Fatigue caused by cancer and it’s treatments categorically is no mystery to anyone who lived or lives through the ravaging effects of non targeted whole body chemotherapy. Mitochondria run the energy centers of our cells and chemo damages all of our cells and halts or shows their regeneration. And depending on the type of cell it is: blood, skin, squamous, brain, the longer our body needs to produce a new cell. And the more complex its function is in the human body the more energy and time it needs to become part of our systems again.
Flirting my biology degree peeking from under my petticoat, it makes sense even to the layperson, that the attention paid to fatigue caused by chemotherapy and by cancer itself, as with constipation, mandutirially be addressed earlier in the treatment protocol. Cancer-related fatigue effects +/- 50% of breast cancer patients receiving chemo, and from the time we receive it for another five to 10 years. I suppose it’s a wonder I’m awake and writing but my fatigue and bouts of insomnia exterminated my circadian rhythms with DDT. I exaggerate but you get the point, so read on for an expert or two from Singapore – yep all the way in the Far East – where researchers finally attempt to answer some questions for us, the weary, and our medical teams.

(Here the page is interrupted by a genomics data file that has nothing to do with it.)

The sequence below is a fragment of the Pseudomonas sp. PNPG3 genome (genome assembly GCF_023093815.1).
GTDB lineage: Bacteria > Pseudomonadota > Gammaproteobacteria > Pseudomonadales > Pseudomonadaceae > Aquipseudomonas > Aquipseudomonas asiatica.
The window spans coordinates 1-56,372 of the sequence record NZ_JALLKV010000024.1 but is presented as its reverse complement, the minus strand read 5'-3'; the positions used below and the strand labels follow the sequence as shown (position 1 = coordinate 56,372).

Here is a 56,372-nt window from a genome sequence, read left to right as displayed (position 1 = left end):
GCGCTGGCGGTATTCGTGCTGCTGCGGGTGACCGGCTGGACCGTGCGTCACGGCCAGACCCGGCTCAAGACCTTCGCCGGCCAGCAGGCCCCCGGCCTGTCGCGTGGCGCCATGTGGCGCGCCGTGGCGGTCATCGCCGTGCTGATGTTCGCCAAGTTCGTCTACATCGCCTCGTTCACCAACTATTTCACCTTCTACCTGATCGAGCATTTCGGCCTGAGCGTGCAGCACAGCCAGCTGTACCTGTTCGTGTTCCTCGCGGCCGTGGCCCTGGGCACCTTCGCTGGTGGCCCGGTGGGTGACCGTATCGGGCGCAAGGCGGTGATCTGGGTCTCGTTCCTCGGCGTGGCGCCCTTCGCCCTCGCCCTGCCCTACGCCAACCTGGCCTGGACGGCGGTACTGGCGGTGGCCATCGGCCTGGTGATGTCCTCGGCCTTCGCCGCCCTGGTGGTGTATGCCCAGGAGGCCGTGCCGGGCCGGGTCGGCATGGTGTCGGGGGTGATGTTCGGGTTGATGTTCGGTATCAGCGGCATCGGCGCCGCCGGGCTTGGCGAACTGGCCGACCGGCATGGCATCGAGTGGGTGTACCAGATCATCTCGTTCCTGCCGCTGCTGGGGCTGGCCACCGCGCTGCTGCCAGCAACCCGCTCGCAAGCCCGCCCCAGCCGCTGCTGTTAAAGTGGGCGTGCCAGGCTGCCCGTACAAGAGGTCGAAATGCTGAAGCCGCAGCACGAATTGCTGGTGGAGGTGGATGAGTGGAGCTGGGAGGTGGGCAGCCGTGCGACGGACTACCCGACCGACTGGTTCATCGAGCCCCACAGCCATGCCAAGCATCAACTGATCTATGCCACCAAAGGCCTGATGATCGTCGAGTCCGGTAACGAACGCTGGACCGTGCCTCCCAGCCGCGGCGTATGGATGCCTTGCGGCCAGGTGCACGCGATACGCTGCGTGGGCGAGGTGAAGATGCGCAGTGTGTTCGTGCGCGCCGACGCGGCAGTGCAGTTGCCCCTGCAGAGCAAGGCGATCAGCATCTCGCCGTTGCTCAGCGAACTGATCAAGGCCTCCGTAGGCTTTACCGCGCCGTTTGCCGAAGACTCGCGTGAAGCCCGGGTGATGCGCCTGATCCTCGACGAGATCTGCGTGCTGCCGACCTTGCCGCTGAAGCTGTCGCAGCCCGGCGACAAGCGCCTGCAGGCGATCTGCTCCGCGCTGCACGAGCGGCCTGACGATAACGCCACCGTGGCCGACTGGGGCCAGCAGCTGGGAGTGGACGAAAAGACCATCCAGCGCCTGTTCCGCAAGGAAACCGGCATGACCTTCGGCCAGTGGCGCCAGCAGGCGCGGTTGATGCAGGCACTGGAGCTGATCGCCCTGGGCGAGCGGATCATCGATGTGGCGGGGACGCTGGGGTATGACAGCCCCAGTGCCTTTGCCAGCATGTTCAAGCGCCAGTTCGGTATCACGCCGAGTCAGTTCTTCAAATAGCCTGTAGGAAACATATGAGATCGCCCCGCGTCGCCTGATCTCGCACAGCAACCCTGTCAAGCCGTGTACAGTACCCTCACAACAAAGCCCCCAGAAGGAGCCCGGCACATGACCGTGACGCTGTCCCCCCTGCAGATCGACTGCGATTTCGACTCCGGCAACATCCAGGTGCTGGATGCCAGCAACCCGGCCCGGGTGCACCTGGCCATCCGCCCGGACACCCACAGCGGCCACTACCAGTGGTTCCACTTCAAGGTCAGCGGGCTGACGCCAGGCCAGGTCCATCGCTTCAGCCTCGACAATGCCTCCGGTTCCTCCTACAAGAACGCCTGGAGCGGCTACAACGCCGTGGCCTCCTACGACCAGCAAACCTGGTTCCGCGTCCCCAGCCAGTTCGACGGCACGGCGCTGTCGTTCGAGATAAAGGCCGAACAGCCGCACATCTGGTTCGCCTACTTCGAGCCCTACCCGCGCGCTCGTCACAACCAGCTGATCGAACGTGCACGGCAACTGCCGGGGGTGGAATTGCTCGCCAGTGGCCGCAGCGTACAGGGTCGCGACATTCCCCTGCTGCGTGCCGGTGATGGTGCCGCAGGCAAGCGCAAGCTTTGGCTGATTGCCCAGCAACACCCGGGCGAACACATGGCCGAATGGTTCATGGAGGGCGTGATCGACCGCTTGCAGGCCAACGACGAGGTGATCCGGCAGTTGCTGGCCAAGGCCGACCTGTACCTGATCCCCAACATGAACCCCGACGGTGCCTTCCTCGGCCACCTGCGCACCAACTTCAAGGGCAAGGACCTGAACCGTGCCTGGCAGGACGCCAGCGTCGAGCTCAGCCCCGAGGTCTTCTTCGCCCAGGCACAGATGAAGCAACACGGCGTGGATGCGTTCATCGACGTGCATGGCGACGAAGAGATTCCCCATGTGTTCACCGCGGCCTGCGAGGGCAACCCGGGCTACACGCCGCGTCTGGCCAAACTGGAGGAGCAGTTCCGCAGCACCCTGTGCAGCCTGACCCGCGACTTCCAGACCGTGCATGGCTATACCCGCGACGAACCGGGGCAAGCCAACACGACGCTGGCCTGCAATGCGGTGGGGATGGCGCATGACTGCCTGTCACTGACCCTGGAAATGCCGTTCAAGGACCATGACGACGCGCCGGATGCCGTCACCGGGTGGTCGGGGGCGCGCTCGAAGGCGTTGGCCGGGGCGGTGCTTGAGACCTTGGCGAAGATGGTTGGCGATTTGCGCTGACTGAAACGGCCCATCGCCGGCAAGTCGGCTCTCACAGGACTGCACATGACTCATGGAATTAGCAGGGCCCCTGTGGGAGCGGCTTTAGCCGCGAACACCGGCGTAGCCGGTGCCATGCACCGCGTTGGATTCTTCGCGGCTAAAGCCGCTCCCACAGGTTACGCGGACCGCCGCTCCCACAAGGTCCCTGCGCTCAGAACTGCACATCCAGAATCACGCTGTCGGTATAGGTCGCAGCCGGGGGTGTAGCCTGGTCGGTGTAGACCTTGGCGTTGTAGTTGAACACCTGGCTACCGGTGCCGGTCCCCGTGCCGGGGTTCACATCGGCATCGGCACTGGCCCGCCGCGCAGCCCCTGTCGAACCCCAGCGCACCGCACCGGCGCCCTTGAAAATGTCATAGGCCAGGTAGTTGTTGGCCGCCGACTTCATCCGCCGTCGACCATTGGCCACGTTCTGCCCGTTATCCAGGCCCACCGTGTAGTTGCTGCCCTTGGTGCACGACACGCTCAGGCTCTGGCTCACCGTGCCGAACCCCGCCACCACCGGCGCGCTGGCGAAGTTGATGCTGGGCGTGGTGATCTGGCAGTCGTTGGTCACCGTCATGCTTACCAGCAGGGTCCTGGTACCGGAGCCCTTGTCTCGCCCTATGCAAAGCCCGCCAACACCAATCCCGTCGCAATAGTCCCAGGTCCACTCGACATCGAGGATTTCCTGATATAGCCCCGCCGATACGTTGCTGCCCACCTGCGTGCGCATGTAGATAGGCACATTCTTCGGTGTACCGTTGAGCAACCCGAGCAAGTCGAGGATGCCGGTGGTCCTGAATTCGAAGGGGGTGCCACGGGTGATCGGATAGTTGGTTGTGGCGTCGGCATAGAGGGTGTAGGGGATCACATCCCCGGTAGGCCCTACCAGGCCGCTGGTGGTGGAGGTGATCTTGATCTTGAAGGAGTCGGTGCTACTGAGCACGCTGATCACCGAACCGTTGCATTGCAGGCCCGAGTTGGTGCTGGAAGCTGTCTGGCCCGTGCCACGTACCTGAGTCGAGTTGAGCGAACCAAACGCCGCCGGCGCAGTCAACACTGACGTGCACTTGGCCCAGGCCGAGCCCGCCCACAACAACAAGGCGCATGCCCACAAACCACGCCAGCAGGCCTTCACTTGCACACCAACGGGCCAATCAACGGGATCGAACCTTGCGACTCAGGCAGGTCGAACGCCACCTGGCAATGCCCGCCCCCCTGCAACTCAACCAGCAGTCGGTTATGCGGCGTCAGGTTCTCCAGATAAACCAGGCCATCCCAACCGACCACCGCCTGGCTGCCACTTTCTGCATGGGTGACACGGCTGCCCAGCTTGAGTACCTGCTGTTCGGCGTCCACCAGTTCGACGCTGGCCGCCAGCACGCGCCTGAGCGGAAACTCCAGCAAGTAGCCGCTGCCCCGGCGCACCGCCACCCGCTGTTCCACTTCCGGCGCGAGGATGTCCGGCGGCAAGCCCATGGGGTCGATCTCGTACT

Breast cancer patients undergoing chemotherapy often experience severe and persistent tiredness. In a recent study, a team led by researchers from the National University of Singapore (NUS) developed a novel approach to identify the onset of this common side effect and objectively follow its development. Currently, cancer-related fatigue is mainly self-reported by patients, and there […]